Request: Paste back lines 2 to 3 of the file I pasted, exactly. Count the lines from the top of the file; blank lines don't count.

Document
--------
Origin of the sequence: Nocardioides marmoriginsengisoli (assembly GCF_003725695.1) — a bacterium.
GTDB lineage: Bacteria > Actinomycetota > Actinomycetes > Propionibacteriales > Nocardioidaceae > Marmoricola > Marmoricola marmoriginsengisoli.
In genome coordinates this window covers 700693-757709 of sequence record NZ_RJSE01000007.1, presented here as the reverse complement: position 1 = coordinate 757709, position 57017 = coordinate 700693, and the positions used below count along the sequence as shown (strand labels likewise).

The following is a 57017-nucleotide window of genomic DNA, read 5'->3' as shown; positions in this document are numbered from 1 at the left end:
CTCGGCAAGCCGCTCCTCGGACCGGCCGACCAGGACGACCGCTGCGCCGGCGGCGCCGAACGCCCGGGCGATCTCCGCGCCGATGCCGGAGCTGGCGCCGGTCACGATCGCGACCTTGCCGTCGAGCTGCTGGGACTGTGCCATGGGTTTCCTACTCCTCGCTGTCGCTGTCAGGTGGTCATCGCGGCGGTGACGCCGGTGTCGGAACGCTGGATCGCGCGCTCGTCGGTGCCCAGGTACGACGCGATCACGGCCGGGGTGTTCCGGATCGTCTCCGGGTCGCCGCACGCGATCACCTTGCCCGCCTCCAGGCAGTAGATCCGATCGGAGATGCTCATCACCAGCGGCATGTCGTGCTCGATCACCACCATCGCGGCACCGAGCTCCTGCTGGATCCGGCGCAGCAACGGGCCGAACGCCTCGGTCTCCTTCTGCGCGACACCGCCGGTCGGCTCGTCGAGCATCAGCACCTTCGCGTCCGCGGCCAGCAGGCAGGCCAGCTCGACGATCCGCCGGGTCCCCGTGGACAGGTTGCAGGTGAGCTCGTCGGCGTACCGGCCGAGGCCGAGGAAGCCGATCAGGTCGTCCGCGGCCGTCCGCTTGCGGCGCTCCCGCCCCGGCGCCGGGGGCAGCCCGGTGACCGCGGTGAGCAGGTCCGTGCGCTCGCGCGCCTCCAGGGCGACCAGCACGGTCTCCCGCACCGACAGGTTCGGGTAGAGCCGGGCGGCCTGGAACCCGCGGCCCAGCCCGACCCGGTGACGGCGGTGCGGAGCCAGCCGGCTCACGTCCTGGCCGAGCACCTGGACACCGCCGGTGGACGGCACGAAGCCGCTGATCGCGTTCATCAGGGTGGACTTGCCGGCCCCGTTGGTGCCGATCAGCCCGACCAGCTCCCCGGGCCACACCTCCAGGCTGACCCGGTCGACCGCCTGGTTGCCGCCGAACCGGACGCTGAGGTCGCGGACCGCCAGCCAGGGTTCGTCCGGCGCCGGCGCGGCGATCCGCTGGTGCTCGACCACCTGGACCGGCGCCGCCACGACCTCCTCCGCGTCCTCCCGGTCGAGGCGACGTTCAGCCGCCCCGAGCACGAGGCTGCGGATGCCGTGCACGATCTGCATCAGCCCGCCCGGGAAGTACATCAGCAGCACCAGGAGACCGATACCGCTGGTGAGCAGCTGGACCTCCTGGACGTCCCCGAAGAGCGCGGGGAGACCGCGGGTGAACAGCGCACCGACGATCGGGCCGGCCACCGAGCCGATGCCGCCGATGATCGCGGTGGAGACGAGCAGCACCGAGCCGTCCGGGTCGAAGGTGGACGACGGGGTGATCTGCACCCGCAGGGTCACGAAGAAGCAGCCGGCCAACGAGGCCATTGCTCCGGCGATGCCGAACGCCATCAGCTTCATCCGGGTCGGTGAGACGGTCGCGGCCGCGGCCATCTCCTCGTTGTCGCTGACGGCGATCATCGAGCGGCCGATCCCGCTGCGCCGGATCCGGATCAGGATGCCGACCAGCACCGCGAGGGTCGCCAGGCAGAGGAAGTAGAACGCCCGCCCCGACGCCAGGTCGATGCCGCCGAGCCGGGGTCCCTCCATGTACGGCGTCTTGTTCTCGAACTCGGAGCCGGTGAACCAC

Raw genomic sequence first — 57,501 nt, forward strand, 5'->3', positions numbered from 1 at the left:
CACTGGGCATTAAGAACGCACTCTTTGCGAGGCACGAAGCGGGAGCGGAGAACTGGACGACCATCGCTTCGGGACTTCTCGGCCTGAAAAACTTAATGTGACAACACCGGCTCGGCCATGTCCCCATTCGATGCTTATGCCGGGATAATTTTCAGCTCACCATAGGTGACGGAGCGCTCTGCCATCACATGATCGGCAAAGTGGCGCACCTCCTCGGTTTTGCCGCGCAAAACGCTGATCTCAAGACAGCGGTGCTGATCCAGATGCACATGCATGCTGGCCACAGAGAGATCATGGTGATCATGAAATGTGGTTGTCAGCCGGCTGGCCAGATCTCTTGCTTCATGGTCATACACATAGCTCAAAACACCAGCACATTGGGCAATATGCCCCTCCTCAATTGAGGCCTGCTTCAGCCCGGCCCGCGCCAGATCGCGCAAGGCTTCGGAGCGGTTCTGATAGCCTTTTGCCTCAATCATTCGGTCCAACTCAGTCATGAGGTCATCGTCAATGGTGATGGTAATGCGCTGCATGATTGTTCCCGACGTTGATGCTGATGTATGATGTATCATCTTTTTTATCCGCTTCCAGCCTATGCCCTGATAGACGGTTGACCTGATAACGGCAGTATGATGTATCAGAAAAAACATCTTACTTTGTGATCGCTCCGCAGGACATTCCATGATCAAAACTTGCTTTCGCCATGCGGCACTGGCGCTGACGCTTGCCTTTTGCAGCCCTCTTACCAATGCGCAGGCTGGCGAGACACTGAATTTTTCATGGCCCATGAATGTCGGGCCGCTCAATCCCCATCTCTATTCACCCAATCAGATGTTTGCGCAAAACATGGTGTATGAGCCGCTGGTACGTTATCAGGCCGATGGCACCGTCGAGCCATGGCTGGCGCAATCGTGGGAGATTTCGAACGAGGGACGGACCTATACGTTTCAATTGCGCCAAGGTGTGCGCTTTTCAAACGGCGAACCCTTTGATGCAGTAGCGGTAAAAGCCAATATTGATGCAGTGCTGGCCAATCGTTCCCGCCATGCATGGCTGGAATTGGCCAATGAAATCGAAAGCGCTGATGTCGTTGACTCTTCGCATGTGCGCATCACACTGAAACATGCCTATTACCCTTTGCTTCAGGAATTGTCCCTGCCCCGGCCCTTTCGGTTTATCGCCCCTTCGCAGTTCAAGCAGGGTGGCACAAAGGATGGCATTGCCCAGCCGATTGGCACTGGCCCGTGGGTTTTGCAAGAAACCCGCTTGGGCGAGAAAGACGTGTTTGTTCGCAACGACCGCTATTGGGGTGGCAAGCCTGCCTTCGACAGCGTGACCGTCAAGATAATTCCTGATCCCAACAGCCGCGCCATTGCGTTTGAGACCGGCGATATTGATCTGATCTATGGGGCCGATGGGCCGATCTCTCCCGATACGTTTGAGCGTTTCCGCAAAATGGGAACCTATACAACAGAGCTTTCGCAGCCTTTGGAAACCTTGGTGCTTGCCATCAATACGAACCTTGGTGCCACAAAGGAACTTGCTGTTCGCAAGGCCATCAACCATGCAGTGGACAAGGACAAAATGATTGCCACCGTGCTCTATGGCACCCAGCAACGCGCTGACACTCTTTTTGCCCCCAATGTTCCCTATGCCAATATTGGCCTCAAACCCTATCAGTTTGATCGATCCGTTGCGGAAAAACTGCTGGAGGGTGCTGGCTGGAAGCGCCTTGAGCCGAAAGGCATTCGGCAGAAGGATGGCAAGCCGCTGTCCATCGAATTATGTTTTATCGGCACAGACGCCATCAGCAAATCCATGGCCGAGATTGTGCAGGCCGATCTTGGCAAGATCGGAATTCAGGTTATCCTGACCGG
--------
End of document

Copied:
GTDB lineage: Bacteria > Actinomycetota > Actinomycetes > Propionibacteriales > Nocardioidaceae > Marmoricola > Marmoricola marmoriginsengisoli.
In genome coordinates this window covers 700693-757709 of sequence record NZ_RJSE01000007.1, presented here as the reverse complement: position 1 = coordinate 757709, position 57017 = coordinate 700693, and the positions used below count along the sequence as shown (strand labels likewise).